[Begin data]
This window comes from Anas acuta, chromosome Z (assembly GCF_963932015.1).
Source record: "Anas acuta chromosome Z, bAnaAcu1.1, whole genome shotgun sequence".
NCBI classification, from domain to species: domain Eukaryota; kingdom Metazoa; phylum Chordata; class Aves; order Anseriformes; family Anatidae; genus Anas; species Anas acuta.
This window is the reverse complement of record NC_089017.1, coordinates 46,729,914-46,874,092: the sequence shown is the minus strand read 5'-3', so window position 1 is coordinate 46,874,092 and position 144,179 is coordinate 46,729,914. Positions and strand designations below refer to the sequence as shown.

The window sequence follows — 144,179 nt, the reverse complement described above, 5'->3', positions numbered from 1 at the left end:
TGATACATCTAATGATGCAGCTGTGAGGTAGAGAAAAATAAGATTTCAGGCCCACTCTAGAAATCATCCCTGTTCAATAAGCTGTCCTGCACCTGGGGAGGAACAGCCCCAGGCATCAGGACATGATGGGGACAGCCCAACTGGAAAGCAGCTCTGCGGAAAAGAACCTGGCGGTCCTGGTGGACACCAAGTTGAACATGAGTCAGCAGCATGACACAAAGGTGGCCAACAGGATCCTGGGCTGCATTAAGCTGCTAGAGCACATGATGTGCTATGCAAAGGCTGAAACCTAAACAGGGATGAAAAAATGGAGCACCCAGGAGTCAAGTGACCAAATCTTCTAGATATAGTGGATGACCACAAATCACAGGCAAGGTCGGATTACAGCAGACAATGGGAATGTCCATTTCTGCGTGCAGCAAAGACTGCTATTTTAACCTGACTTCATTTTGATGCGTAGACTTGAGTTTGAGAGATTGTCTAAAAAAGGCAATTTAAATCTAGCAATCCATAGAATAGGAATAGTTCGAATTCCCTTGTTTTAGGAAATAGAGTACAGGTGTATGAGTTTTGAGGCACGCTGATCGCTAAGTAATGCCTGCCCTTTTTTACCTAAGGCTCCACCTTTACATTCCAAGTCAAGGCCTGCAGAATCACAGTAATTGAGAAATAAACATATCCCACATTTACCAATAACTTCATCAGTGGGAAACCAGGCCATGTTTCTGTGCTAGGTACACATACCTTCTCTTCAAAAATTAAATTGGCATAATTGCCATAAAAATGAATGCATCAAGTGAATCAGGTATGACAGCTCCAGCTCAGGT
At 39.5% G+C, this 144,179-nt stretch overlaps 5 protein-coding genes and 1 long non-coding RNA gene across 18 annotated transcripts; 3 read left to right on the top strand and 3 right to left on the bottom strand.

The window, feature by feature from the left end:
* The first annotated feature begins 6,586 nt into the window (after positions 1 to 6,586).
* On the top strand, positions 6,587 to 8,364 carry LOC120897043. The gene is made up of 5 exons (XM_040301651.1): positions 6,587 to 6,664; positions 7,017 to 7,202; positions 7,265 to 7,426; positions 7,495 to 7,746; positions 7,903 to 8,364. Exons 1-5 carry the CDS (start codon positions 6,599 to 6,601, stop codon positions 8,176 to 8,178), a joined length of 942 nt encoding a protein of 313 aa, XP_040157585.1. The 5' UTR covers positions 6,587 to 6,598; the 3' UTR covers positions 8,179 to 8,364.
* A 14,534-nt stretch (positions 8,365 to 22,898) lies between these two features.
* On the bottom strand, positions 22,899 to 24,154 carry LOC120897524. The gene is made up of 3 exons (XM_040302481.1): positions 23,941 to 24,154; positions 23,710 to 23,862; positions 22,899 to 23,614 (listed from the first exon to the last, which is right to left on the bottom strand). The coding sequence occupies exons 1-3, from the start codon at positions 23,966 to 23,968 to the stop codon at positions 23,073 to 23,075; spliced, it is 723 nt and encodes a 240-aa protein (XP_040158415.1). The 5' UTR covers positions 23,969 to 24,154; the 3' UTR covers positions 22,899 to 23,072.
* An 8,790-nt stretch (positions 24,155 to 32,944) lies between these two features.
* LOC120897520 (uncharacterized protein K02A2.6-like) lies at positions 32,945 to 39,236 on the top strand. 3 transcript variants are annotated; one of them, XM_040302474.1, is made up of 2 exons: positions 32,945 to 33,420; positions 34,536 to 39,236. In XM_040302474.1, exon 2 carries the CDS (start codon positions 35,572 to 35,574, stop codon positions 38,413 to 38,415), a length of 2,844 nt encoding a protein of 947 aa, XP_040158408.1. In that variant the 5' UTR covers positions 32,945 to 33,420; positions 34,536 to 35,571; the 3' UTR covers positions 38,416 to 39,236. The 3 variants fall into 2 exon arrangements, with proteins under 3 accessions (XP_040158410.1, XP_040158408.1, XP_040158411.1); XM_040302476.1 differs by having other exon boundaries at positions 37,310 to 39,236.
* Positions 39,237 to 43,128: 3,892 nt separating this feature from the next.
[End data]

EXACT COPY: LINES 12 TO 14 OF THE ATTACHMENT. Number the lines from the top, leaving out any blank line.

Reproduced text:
* On the bottom strand, positions 22,899 to 24,154 carry LOC120897524. The gene is made up of 3 exons (XM_040302481.1): positions 23,941 to 24,154; positions 23,710 to 23,862; positions 22,899 to 23,614 (listed from the first exon to the last, which is right to left on the bottom strand). The coding sequence occupies exons 1-3, from the start codon at positions 23,966 to 23,968 to the stop codon at positions 23,073 to 23,075; spliced, it is 723 nt and encodes a 240-aa protein (XP_040158415.1). The 5' UTR covers positions 23,969 to 24,154; the 3' UTR covers positions 22,899 to 23,072.
* An 8,790-nt stretch (positions 24,155 to 32,944) lies between these two features.
* LOC120897520 (uncharacterized protein K02A2.6-like) lies at positions 32,945 to 39,236 on the top strand. 3 transcript variants are annotated; one of them, XM_040302474.1, is made up of 2 exons: positions 32,945 to 33,420; positions 34,536 to 39,236. In XM_040302474.1, exon 2 carries the CDS (start codon positions 35,572 to 35,574, stop codon positions 38,413 to 38,415), a length of 2,844 nt encoding a protein of 947 aa, XP_040158408.1. In that variant the 5' UTR covers positions 32,945 to 33,420; positions 34,536 to 35,571; the 3' UTR covers positions 38,416 to 39,236. The 3 variants fall into 2 exon arrangements, with proteins under 3 accessions (XP_040158410.1, XP_040158408.1, XP_040158411.1); XM_040302476.1 differs by having other exon boundaries at positions 37,310 to 39,236.